The Riddler also plays a much bigger role this time around – he’s actually present in Arkham City and is determined to outdo Batman once and for all. In order to beat him, Batman will have to collect over 400 Riddler trophies, rescue hostages from a wide variety of SAW-esque traps and solve a mass of Riddles along the way that involve scanning the environment and also breaking codes on an ‘Enigma Machine’.  The sheer amount of these secrets means you’ll never get bored and that finding every single one will take you some time, as well as require you to routinely use your brain and your full arsenal of gadgets in order to solve some of the most perplexing riddles. You’ll also want to collect them as acquiring the Riddler’s secrets unlocks a whole load of new content ranging from challenge maps to 3D trophy models, while also throwing a highly generous amount of sexy-looking concept into the mix for those art-loves out there.

To put you into perspective of just how long and varied this game is, I’m currently at around 20 hours plus of gameplay and, having completed the main story arc, I’m not even 50% through the game. There’s literally that many side missions and secrets to find, they make up around half of this game. Now that’s impressive right? The campaign itself took me most of those 20 hours as well, so I’ll probably of grown a sizeable and impressive beard by the time I finally find everything this game has to offer.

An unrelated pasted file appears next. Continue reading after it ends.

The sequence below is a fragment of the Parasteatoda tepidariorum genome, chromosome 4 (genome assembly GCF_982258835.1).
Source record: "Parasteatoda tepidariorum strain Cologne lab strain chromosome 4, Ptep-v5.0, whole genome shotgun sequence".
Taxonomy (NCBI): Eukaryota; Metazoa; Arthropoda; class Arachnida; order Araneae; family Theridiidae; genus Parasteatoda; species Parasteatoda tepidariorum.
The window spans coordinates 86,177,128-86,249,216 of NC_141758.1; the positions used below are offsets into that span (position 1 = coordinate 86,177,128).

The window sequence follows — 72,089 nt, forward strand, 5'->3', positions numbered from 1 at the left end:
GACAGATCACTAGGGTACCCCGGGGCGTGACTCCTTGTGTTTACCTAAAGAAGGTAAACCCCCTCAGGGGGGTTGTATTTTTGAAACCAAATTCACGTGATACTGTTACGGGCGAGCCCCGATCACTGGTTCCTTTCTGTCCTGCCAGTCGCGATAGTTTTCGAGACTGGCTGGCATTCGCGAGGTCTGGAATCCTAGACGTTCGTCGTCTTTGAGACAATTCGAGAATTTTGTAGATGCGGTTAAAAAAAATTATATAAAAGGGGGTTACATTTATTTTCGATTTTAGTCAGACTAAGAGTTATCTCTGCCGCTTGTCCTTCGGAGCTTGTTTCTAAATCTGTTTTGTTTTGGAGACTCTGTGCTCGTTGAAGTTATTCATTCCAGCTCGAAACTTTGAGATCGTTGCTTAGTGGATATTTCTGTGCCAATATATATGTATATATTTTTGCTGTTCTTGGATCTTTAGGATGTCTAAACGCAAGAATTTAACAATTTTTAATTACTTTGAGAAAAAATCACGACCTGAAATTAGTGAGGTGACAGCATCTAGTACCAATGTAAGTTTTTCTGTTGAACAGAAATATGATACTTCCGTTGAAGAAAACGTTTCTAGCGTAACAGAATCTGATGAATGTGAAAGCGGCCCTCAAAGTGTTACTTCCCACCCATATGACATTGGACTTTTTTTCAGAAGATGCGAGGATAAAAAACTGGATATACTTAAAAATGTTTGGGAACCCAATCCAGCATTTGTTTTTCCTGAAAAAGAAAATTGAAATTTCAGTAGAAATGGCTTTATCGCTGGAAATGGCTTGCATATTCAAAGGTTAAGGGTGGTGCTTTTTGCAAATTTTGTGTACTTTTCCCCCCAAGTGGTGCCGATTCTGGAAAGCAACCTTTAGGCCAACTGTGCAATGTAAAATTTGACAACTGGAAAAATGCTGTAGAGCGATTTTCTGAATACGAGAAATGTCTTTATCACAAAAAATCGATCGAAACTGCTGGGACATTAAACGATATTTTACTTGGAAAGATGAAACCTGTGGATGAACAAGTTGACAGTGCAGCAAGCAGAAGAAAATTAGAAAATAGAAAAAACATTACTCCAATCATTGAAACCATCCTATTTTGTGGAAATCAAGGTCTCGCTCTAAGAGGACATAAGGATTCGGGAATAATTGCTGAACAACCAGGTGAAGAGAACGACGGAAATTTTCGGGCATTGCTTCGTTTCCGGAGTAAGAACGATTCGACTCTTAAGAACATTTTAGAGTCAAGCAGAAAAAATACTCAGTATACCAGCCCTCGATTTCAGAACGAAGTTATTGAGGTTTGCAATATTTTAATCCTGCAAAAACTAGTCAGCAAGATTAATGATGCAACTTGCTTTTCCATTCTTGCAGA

I haven’t even touched upon the other aspects this game offers yet though once you’re finished. Yes, in addition to a massive game campaign/secret searching, Rocksteady has also included a mass of challenge maps which incorporate leaderboards and also custom modifiers, meaning you can challenge yourself as you see fit. These vary in difficulty and there’s 12 ‘Predator’ and ‘Combat’ maps for Batman which will strain you to your limits in pursuit of the best possible score.